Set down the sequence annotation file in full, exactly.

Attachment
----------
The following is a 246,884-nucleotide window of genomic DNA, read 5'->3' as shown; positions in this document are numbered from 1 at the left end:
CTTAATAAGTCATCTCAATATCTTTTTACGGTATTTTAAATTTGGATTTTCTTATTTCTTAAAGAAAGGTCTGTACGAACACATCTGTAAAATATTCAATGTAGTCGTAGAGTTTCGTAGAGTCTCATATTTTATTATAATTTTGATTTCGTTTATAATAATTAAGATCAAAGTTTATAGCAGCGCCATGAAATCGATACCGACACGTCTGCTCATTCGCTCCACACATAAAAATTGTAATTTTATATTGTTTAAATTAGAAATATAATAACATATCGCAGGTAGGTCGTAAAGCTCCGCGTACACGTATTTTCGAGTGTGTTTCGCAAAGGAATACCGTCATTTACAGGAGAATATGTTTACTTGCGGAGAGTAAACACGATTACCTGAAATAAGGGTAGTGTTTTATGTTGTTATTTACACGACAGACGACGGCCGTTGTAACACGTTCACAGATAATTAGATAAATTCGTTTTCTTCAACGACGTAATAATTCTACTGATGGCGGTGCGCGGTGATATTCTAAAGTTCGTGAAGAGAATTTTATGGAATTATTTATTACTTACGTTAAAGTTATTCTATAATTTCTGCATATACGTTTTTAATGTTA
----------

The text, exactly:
The following is a 246,884-nucleotide window of genomic DNA, read 5'->3' as shown; positions in this document are numbered from 1 at the left end:
CTTAATAAGTCATCTCAATATCTTTTTACGGTATTTTAAATTTGGATTTTCTTATTTCTTAAAGAAAGGTCTGTACGAACACATCTGTAAAATATTCAATGTAGTCGTAGAGTTTCGTAGAGTCTCATATTTTATTATAATTTTGATTTCGTTTATAATAATTAAGATCAAAGTTTATAGCAGCGCCATGAAATCGATACCGACACGTCTGCTCATTCGCTCCACACATAAAAATTGTAATTTTATATTGTTTAAATTAGAAATATAATAACATATCGCAGGTAGGTCGTAAAGCTCCGCGTACACGTATTTTCGAGTGTGTTTCGCAAAGGAATACCGTCATTTACAGGAGAATATGTTTACTTGCGGAGAGTAAACACGATTACCTGAAATAAGGGTAGTGTTTTATGTTGTTATTTACACGACAGACGACGGCCGTTGTAACACGTTCACAGATAATTAGATAAATTCGTTTTCTTCAACGACGTAATAATTCTACTGATGGCGGTGCGCGGTGATATTCTAAAGTTCGTGAAGAGAATTTTATGGAATTATTTATTACTTACGTTAAAGTTATTCTATAATTTCTGCATATACGTTTTTAATGTTA